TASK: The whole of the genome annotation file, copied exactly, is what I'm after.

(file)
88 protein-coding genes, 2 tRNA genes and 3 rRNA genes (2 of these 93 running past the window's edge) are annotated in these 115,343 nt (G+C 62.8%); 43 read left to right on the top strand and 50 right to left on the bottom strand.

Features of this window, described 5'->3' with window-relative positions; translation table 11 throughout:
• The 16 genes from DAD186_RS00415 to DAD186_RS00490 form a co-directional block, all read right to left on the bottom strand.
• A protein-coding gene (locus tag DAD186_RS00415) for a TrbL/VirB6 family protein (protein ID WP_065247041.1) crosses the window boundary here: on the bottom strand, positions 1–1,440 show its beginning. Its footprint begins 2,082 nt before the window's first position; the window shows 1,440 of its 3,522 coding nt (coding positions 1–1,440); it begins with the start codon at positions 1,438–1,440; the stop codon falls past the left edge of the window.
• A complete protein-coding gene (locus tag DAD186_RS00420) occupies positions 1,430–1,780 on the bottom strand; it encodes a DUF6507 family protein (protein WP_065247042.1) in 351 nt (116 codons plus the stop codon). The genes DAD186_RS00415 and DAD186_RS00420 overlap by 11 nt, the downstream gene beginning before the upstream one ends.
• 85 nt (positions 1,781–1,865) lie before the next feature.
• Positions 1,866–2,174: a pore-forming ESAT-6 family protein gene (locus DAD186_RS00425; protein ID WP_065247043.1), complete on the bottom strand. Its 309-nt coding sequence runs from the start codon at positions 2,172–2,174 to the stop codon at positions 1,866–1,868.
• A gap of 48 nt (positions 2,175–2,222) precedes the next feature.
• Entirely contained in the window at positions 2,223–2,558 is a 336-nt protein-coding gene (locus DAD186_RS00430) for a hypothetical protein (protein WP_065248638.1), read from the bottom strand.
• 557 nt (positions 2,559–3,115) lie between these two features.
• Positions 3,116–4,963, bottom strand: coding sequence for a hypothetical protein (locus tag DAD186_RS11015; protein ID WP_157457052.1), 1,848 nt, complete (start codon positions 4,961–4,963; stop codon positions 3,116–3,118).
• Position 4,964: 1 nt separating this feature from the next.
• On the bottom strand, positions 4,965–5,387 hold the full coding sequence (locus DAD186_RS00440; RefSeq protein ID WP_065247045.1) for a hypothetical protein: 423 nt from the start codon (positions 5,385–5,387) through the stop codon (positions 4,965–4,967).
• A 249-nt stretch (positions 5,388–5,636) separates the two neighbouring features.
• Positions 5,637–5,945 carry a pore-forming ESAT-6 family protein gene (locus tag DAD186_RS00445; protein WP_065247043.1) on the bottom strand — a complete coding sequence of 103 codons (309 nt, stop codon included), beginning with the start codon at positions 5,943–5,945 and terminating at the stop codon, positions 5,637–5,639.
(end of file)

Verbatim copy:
88 protein-coding genes, 2 tRNA genes and 3 rRNA genes (2 of these 93 running past the window's edge) are annotated in these 115,343 nt (G+C 62.8%); 43 read left to right on the top strand and 50 right to left on the bottom strand.

Features of this window, described 5'->3' with window-relative positions; translation table 11 throughout:
• The 16 genes from DAD186_RS00415 to DAD186_RS00490 form a co-directional block, all read right to left on the bottom strand.
• A protein-coding gene (locus tag DAD186_RS00415) for a TrbL/VirB6 family protein (protein ID WP_065247041.1) crosses the window boundary here: on the bottom strand, positions 1–1,440 show its beginning. Its footprint begins 2,082 nt before the window's first position; the window shows 1,440 of its 3,522 coding nt (coding positions 1–1,440); it begins with the start codon at positions 1,438–1,440; the stop codon falls past the left edge of the window.
• A complete protein-coding gene (locus tag DAD186_RS00420) occupies positions 1,430–1,780 on the bottom strand; it encodes a DUF6507 family protein (protein WP_065247042.1) in 351 nt (116 codons plus the stop codon). The genes DAD186_RS00415 and DAD186_RS00420 overlap by 11 nt, the downstream gene beginning before the upstream one ends.
• 85 nt (positions 1,781–1,865) lie before the next feature.
• Positions 1,866–2,174: a pore-forming ESAT-6 family protein gene (locus DAD186_RS00425; protein ID WP_065247043.1), complete on the bottom strand. Its 309-nt coding sequence runs from the start codon at positions 2,172–2,174 to the stop codon at positions 1,866–1,868.
• A gap of 48 nt (positions 2,175–2,222) precedes the next feature.
• Entirely contained in the window at positions 2,223–2,558 is a 336-nt protein-coding gene (locus DAD186_RS00430) for a hypothetical protein (protein WP_065248638.1), read from the bottom strand.
• 557 nt (positions 2,559–3,115) lie between these two features.
• Positions 3,116–4,963, bottom strand: coding sequence for a hypothetical protein (locus tag DAD186_RS11015; protein ID WP_157457052.1), 1,848 nt, complete (start codon positions 4,961–4,963; stop codon positions 3,116–3,118).
• Position 4,964: 1 nt separating this feature from the next.
• On the bottom strand, positions 4,965–5,387 hold the full coding sequence (locus DAD186_RS00440; RefSeq protein ID WP_065247045.1) for a hypothetical protein: 423 nt from the start codon (positions 5,385–5,387) through the stop codon (positions 4,965–4,967).
• A 249-nt stretch (positions 5,388–5,636) separates the two neighbouring features.
• Positions 5,637–5,945 carry a pore-forming ESAT-6 family protein gene (locus tag DAD186_RS00445; protein WP_065247043.1) on the bottom strand — a complete coding sequence of 103 codons (309 nt, stop codon included), beginning with the start codon at positions 5,943–5,945 and terminating at the stop codon, positions 5,637–5,639.